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A blog post that ran here a couple of years back with some advice from poet e e cummings is consistently one of my most popular, always getting a number of hits. For example, there was quite a pop in its numbers yesterday. I don’t know what brought it on but it made me want to revisit the post. Reading it again made me appreciate even more the words. Even though it was aimed at potential poets it rang equally true for me as a painter, especially when I substituted the word painter for poet, paint for words, and painting for poetry.

I thought I’d replay it today doing just that. Where there is a word like [thiswith brackets, I have substituted an equivalent word. And if you’re not a painter, feel free to use any word that describes what it is you do to express yourself.

I think you might find it inspiring.

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Whenever I am asked to speak with students I usually tell them to try to find their own voice, to try to find that thing that expresses who they really are. I normally add that this is not something that comes easily, that it takes real effort and sacrifice. It is a never-ending struggle.

The great poet e e cummings (you most likely know him for his unusual punctuation) offered up a beautiful piece of similar advice for aspiring poets that I think can be applied to most any discipline.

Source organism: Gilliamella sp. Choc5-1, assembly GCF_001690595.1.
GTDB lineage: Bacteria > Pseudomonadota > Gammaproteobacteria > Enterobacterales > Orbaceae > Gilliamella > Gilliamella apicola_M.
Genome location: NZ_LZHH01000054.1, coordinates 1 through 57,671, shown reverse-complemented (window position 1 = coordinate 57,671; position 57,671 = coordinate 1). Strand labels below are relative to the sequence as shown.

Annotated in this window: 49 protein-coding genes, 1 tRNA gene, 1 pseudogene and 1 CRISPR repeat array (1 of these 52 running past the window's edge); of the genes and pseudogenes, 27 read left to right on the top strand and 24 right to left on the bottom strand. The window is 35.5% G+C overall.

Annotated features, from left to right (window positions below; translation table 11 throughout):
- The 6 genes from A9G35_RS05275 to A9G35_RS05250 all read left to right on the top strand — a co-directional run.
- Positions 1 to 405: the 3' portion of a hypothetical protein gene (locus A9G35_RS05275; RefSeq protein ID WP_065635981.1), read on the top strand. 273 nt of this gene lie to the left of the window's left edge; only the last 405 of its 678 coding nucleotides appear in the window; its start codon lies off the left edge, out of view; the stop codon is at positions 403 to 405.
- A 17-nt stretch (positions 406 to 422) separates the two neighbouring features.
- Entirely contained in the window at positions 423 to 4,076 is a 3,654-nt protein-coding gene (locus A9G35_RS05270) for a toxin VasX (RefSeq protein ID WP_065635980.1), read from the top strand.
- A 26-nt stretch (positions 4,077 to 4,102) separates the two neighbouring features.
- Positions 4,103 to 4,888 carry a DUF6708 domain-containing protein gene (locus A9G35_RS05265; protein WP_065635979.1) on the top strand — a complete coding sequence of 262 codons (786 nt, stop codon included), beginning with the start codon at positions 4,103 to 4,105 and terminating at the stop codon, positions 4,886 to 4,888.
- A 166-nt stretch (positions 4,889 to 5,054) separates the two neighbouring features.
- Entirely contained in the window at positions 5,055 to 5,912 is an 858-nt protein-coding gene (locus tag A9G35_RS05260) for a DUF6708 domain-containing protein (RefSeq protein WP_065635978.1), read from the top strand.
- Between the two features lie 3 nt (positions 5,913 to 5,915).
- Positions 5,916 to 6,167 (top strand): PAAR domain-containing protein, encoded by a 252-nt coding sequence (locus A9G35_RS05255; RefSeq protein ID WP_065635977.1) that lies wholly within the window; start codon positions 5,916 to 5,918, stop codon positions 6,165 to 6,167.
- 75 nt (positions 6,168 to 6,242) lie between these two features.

Or to anyone who simply desires to feel deeply in this world.

I particularly like the line: To be nobody-but-yourself in a world which is doing its best, night and day, to make you everybody else-means to fight the hardest battle which any human being can fight; and never stop fighting. That line alone speaks volumes.

Take a moment to read this short bit of advice and see what you think– or feel.

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A [Painter’s] Advice To Students

Borrowed from (e e cummings)

A [painter] is somebody who feels, and who expresses his feeling through [paint].

This may sound easy. It isn’t.

A lot of people think or believe or know they feel-but that’s thinking or believing or knowing; not feeling. And [painting] is feeling-not knowing or believing or thinking.

Almost anybody can learn to think or believe or know, but not a single human being can be taught to feel. Why? Because whenever you think or you believe or you know, you’re a lot of other people: but the moment you feel, you’re nobody-but-yourself.

To be nobody-but-yourself in a world which is doing its best, night and day, to make you everybody else-means to fight the hardest battle which any human being can fight; and never stop fighting.

As for expressing nobody-but-yourself in [paint], that means working just a little harder than anybody who isn’t a [painter] can possibly imagine. Why? Because nothing is quite as easy as using [paint] like somebody else. We all of us do exactly this nearly all of the time-and whenever we do it, we’re not [painters].

If, at the end of your first ten or fifteen years of fighting and working and feeling, you find you’ve [painted one part of one real painting], you’ll be very lucky indeed.

And so my advice to all young people who wish to become [painters] is: do something easy, like learning how to blow up the world-unless you’re not only willing, but glad, to feel and work and fight till you die.

Does this sound dismal? It isn’t.

It’s the most wonderful life on earth.

Or so I feel.